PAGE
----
Figure 5:: (a) 65-year-old female with suspected infected portal venous clot. Plan for portal venogram and suction thrombectomy. Removal of a portal venous clot unmasked a portal venous-bowel fistula in a patient with a complex abdominal surgical history, including recent Whipple for pancreatic carcinoma. Initial trans-splenic portal venogram demonstrates scattered filling defects (black arrows). (b) Portal venous CDCT demonstrates the clot (arrow) as well as non-opacification of the right portal venous system (star) due to the chronic occlusive right portal vein thrombus. (c) After partial suction thrombectomy, a portal vein-bowel fistula was revealed on portal venogram (black arrows). (d) Portal venous CDCT more precisely described the fistula as involving the choledochojejunostomy loop used in the patient’s Whipple (arrow), axial view. High resolution CDCT in a large field of view aided in surgical planning in the setting of prior abdominal surgeries. (e) Coronal view complimentary to Figure 5d.

The results of this study certainly advocate for the utilization of CDCTA whenever deemed viable as an alternative to traditional fluoroscopic methods. Our internal impression is that CDCTA has the potential to provide greater sensitivity in the detection of active arterial extravasation compared to fluoroscopic angiography and/or conventional CTA. However, a follow-up investigation will certainly be necessary to assess this hypothesis and holistically evaluate these imaging methods head to head in the context of pertinent radiological variables.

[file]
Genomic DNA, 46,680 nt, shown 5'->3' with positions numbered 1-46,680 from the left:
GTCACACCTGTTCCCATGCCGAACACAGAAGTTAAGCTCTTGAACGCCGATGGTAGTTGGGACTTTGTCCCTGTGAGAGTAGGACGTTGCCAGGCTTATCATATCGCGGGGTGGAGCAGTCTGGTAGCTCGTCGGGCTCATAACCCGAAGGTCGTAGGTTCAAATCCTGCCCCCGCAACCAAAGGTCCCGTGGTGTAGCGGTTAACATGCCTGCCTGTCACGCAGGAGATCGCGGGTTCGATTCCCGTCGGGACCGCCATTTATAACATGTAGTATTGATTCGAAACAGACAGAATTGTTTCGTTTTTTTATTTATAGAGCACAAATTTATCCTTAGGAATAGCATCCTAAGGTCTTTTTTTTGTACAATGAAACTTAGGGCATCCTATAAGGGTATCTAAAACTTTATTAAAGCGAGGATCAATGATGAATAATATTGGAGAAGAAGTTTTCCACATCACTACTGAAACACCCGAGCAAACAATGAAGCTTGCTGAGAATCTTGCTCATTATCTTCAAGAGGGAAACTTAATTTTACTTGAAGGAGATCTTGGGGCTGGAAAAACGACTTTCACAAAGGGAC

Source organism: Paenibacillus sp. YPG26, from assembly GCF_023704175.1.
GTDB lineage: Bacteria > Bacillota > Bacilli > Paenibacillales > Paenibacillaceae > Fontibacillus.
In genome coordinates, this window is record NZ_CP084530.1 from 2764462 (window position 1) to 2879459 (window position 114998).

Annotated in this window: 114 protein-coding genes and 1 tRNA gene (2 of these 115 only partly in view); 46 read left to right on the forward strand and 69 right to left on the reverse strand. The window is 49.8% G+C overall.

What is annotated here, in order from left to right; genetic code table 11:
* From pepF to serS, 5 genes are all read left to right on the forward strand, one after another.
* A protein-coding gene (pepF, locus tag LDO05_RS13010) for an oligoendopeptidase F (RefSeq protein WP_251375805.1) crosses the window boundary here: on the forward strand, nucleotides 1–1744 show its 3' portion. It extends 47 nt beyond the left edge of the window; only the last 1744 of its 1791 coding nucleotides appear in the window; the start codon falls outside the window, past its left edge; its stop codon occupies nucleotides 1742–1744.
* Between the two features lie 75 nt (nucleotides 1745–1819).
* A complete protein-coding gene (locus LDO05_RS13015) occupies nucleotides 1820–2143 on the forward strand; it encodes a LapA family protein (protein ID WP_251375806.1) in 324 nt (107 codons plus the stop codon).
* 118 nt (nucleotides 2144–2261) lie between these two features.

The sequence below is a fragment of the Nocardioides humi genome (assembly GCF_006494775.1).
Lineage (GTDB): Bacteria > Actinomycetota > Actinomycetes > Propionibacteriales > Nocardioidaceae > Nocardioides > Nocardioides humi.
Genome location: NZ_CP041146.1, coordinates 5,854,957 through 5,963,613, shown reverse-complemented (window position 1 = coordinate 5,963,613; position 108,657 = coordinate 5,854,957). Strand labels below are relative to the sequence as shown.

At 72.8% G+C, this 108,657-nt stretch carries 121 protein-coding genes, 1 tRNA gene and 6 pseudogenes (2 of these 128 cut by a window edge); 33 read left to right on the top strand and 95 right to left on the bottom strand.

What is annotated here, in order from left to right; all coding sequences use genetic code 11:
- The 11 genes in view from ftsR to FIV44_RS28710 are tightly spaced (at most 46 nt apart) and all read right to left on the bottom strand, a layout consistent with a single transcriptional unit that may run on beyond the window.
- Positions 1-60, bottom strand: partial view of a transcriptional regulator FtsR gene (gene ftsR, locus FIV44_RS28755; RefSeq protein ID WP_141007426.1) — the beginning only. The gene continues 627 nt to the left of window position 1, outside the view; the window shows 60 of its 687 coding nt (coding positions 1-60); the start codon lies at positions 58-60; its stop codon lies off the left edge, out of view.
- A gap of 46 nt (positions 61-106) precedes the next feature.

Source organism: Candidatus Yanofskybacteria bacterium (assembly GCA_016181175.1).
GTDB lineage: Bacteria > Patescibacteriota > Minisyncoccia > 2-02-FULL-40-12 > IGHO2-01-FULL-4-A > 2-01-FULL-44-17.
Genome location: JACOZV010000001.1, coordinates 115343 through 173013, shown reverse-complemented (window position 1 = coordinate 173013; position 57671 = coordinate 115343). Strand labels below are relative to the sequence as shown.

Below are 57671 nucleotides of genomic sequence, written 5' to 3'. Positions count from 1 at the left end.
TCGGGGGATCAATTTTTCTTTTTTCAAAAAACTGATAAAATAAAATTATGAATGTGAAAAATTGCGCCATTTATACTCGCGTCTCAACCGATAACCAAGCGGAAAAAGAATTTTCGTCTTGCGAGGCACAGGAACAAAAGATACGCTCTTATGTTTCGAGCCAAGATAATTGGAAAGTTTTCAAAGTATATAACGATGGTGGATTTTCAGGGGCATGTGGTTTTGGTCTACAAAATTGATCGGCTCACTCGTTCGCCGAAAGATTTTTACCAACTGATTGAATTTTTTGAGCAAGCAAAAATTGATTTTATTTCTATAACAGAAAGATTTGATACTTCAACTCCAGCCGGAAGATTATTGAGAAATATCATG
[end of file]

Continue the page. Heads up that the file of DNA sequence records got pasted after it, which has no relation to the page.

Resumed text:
CONCLUSION

CDCTA can serve as a novel and invaluable alternative to traditional imaging modalities in various clinical scenarios.

Declaration of patient consent

Patients’ consent not required as patients’ identity is not disclosed or compromised.

Financial support and sponsorship

Nil.

Conflicts of interest

There are no conflicts of interest.

References